When renowned film director Péter Gárdos wrote the story, he intended it as a film script, but eventually he made it into a novel. “Fever at Dawn,” the love story of two Holocaust survivors―the author’s parents―has ever since sold in more than 20 territories.
The rootedness of Borbély's poems in the literary forms of the Baroque and their religious orientation could work against their reception in the English-speaking literary world. Yet the theological stance always runs perilously close to the blasphemous, and the rigourous form is always at the point of decay.
Ádám Bodor's books describe a world that is foreign yet uncannily familiar to East European readers, an absurd world determined by obscure powers. Bodor's 1992 masterpiece, "The Sinistra Zone" will be published in English this August by New Directions.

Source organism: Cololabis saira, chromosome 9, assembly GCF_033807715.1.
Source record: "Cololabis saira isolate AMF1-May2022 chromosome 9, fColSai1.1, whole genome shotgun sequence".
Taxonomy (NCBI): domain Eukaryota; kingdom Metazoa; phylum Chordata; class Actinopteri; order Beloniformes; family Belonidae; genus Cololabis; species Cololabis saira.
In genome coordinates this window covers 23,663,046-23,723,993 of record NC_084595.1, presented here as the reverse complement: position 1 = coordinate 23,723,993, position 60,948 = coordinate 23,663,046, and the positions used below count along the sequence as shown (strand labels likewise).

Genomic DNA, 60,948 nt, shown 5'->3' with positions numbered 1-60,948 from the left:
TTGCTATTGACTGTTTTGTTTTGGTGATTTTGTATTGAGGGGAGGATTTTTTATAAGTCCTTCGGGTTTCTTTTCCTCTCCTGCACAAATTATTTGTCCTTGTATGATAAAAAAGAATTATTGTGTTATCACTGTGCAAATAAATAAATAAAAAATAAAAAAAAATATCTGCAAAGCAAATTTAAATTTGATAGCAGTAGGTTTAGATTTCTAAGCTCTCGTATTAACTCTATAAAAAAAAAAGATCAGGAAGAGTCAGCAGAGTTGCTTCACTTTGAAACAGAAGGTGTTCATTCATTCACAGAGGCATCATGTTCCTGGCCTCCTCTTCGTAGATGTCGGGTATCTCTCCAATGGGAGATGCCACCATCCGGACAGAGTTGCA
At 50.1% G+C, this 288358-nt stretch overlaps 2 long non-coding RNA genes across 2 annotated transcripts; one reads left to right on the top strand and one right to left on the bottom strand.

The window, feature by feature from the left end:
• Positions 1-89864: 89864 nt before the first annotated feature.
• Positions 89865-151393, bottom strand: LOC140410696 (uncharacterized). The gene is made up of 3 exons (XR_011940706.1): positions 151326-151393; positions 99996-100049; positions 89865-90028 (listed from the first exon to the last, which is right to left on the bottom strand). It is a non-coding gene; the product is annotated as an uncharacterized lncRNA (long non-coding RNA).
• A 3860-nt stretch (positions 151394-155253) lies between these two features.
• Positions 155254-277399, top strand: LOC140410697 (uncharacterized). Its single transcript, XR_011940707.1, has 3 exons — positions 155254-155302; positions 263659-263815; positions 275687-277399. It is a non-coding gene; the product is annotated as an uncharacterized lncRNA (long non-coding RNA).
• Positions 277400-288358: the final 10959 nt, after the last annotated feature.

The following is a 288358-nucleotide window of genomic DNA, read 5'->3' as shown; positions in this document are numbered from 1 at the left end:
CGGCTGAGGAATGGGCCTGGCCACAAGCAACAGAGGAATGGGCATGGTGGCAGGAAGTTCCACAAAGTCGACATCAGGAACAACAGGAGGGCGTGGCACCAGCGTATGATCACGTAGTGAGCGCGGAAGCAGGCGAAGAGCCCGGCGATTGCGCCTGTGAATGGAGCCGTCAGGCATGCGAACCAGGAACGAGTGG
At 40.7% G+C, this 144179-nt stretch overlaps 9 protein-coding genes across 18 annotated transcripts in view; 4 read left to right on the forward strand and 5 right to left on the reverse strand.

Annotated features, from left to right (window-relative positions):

The arrival of capital was quiet, swift, and effective, like an assassin’s work. Suddenly its presence became visible everywhere: its smell, the scent of money, could be detected even through the exhaust fumes. Budapest became irrevocably sexy.
This paper examines reader's reports in the archives of a Hungarian publishing house, and provides a glimpse into the elaborate ritual of tacit negotiations and the exercise of self-censorship in the Kádár era.